Am I Doing This Right?

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Ten years ago, when my husband Scott and I had just moved into our new house, I realized that I  had no idea how on earth to prune the huge rosebushes under the front window.

Enter my mother for a one-on-one tutorial.   Gloves on her hands, shears at the ready, she instructed me in the do’s and don’ts of pruning.

You find an outward-facing bud and cut just above it.  You make sure the cuts angle slightly downward.    You remove any canes that cross others.

This past weekend, I mentally reviewed these rules as I geared up for my annual pruning.  With my huge gardening compost bin at the ready, I learned in among the  canes and started to snip.

And, just like I do every year, I found myself faced with many thorny dilemmas.

When it comes to pruning, there is theory, and then there is reality.  And the reality is that sometimes you just can’t find an outward-facing bud.  Sometimes, you aren’t sure which canes are really dead.  Sometimes, the branch is so close to the house that you can’t get the right angle and you just have to cross your fingers and snip anyway.

Every year, I face all these situations and I have no  choice but to muddle through as best I can.

A few years back, it hit me that the act of pruning is uncannily close to the act of parenting.  In both cases, you need some expert advice to get you started (what would I have done without my mom’s help during the first few weeks of my son’s life?).  In both cases, you learn best by doing.  And in both cases, sometimes you feel like you’re flying blind, faced with situations that look nothing like the directions you’ve been given.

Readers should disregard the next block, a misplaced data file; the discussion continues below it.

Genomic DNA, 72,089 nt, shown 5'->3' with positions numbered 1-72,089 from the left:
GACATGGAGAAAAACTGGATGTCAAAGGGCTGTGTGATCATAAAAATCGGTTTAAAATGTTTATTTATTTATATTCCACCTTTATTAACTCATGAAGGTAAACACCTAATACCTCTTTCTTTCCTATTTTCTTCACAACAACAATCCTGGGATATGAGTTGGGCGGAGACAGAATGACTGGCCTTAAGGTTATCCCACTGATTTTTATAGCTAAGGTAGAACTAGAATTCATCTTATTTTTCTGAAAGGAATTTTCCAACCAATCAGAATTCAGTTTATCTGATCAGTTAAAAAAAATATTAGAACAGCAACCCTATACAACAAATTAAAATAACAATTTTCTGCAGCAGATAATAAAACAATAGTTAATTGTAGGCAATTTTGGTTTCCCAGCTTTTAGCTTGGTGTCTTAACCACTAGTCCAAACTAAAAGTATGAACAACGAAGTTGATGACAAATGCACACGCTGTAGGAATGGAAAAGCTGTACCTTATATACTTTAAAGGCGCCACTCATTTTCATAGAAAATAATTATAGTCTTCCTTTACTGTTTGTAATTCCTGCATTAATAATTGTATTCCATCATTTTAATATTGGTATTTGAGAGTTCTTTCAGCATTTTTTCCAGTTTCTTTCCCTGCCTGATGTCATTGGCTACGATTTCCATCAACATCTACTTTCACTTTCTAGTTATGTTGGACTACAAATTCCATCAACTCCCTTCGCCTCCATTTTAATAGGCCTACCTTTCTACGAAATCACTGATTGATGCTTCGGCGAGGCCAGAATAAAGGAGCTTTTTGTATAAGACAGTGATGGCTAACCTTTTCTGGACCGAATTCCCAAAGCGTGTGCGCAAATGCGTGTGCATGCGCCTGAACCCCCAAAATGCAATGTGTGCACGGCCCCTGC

There is the cane with no branches or visible buds; what do you do with that?  There is the toddler who won’t respond to rewards, reason, or timeouts; what do you do with him?

Like all parents, I want to raise my kids to flourish.  I want to help them become compassionate, honest, responsible, curious, intelligent, spiritual, happy human beings.   In my more vulnerable moments, I feel as though I’m messing up, making mistakes that will stunt their growth.   There are  parenting guidelines and philosophies in my mind, but there are many times when applying them is far less neat and easy than I would have expected.

Those are the tough moments.  They are the moments when all I can do is take a deep breath, trust my gut, and make what seems like the best decision given the circumstances at hand.

And is it enough?  I certainly hope so.

It’ll be a while before my boys are finished growing and blooming.  They are very young shoots, these little guys, so it’s hard to imagine a time where I can sit back, look at them, and think, “Hey, I guess did a good job.”   I hope that moment does come someday.

Until it does, though, I will just have to trust my gut and look to my roses.  Every winter I wonder whether I’m pruning them right, second-guessing myself at every snip.  And every spring they explode into gorgeous bloom, exuberant and fragrant and beautifully forgiving of my mistakes.   Every spring they astonish me with their color and splendor, as if to show me that maybe, just maybe,  I’m doing an okay job after all.

When have you had to trust your instincts in a thorny parenting situation?  

Copyright 2014 Ginny Moyer

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